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Raynaud's Disease Associated with Colitis, Atrophy of the Vulva, Xerostomia, and Glaucoma. Presented by Dr. David Bloom.
A woman aged 53 was seen by me for the first time in 1951 because of a mild leukoplakia of the right lateral aspect of the tongue. At that time she complained of Raynaud's syndrome of the hands and feet which had been present for 30 years, and of colitis of 25 years' duration.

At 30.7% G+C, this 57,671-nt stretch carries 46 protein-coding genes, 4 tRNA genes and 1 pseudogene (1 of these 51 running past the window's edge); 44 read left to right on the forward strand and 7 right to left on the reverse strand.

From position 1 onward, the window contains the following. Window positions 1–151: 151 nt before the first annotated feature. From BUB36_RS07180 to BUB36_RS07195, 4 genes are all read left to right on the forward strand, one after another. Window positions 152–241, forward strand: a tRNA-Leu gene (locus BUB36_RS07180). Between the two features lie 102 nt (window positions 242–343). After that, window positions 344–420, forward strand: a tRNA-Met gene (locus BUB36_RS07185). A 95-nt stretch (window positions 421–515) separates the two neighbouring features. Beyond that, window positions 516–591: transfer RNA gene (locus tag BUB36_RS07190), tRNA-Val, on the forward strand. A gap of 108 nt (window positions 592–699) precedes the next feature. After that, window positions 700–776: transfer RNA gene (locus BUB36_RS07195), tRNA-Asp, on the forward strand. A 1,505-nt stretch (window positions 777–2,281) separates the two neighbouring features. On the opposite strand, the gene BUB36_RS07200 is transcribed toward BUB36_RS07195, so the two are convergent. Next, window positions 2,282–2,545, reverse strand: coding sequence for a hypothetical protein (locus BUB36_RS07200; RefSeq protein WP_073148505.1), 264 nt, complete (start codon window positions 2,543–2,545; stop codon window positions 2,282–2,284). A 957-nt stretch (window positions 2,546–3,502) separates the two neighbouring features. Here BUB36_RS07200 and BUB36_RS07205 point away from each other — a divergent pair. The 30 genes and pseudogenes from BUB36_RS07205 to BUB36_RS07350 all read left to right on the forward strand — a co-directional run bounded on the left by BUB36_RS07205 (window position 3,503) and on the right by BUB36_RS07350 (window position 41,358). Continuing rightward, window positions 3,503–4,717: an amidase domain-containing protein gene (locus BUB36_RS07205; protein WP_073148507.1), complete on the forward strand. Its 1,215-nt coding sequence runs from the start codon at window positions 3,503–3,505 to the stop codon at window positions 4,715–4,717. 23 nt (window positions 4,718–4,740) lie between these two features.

When seen again in March, 1956, she complained of an annoying dryness of the mouth and lips, which had been present for three years. She also stated that three years ago she suffered from pruritus vulvae, which had improved considerably in the past year, and which is easily controlled by hydrocortisone ointment.
The tongue is dry and fissured, with a somewhat magenta color. The buccal mucosa is dry and smooth. Linear scars are present on
Sobel N, Costello MJ. MANHATTAN DERMATOLOGICAL SOCIETY. AMA Arch Derm. 1957;75(3):458–461. doi:10.1001/archderm.1957.01550150146026
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